Erythema - Causes, Symptoms and Treatment
Erythema is a redness of the skin due to congestion of the capillaries, usually due to injury, infection, or inflammation. Erythema nodosum is a type of skin inflammation that is located in a certain portion of the fatty layer of skin. Erythema nodosum results in reddish, painful, tender lumps most commonly located in the front of the legs below the knees. Erythema may result from a variety of causes, the aetiology or a specific type of lesion often being indicated by a modifying term.
Erythema occurs mostly in children but can affect adults as well. Infection is most likely at 4 to 12 years of age, but nearly 60% of the population is seropositive by adulthood. Erythema infectiosum, commonly known as fifth disease.
Abnormal skin redness from increased blood flow, may be caused by dilatation and congestion of the capillaries, often a sign of inflammation or infection. Erythema nodosum is often associated with systemic diseases such as tuberculosis and rheumatic fever. Erythema may be caused by infection, massage, electrical treatments, exercise or solar radiation, any of which can cause the capillaries to dilate, resulting in redness. An inflammatory reaction deep in the skin characterized by the presence of nodules ranging in size from 1 to 5 centimeters most commonly located over the shins or other areas.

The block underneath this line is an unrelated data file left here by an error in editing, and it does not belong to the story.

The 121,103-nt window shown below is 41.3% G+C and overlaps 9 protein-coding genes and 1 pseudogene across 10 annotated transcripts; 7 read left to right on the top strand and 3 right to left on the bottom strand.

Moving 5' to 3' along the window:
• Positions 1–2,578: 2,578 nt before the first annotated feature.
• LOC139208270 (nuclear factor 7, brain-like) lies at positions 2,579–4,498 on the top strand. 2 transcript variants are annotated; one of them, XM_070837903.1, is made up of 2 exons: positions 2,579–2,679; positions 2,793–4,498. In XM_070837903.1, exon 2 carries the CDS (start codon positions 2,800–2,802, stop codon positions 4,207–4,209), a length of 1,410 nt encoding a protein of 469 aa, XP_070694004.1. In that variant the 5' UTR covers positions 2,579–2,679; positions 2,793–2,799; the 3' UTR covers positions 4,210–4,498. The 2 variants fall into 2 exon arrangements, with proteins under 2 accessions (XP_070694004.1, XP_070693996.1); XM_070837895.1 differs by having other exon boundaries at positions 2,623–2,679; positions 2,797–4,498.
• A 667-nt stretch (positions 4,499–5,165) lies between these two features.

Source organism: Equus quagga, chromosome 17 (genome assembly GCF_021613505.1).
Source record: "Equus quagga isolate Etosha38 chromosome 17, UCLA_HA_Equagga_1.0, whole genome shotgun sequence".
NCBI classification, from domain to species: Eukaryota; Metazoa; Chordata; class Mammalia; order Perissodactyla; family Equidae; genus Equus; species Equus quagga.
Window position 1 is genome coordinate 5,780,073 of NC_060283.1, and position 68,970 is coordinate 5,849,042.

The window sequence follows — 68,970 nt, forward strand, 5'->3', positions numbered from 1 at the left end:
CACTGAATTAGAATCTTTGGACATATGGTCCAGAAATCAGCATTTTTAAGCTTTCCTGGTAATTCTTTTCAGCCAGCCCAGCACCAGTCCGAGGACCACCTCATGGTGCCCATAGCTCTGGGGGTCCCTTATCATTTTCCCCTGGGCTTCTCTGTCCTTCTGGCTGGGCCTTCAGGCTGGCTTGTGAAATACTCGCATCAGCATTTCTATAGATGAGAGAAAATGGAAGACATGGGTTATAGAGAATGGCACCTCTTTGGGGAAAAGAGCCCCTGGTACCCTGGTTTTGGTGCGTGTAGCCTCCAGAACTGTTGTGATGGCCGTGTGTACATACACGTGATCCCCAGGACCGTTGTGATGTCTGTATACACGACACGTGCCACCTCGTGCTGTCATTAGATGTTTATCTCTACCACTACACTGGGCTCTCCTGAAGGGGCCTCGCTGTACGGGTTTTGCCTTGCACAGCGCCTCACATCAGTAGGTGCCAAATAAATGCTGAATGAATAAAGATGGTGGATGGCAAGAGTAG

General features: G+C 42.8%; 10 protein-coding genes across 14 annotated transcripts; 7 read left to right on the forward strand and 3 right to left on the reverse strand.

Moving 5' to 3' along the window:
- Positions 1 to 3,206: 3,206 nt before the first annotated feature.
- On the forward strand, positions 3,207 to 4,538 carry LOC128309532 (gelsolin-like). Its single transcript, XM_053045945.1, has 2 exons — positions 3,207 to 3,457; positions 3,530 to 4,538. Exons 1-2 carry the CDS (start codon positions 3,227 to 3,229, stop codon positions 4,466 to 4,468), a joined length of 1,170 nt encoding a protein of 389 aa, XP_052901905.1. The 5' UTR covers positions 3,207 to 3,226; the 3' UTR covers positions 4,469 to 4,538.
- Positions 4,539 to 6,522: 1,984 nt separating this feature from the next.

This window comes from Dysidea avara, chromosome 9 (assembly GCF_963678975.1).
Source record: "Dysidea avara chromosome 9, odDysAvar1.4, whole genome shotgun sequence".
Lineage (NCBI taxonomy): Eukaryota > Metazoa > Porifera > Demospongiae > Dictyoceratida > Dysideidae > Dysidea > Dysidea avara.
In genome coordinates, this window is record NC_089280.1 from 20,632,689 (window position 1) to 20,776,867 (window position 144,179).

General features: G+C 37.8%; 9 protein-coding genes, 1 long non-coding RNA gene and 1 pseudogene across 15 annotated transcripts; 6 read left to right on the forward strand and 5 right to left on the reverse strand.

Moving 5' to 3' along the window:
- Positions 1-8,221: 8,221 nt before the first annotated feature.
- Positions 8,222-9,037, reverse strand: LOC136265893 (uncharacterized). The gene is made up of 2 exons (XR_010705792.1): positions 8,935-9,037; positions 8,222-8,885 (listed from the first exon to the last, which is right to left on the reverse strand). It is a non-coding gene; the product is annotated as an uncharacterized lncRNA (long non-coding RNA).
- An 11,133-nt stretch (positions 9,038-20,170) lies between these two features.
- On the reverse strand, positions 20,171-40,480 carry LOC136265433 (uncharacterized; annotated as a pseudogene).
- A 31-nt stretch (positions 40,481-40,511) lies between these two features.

Erythema nodosum may occur as an isolated condition or in association with other conditions. Conditions that are associated with erythema nodosum include medications, strep throat, Cat scratch disease, and fungal diseases. Erythema nodosum may be self-limited and go away on its own in 3 to 6 weeks.
In case of erythema, red nodules of erythema nodosum usually appear on the shins. The classic sign of fifth disease is erythema over the cheeks.
The other symptoms of the erythema may be included:
Nonsteroidal anti-inflammatory medications (NSAIDs) may reduce symptoms. An oral potassium iodide (SSKI) solution may produce prompt resolution of the nodules.
Those with severe anemia may require blood transfusions and those with immune deficiencies may be treated with immune globulin.
Topical therapy is not generally needed, although hot or cold compresses may reduce discomfort.
Specific treatment for erythema nodosum will be determined by your physician based on the cause of the disorder and may include antibiotics and bed rest to relieve pain.
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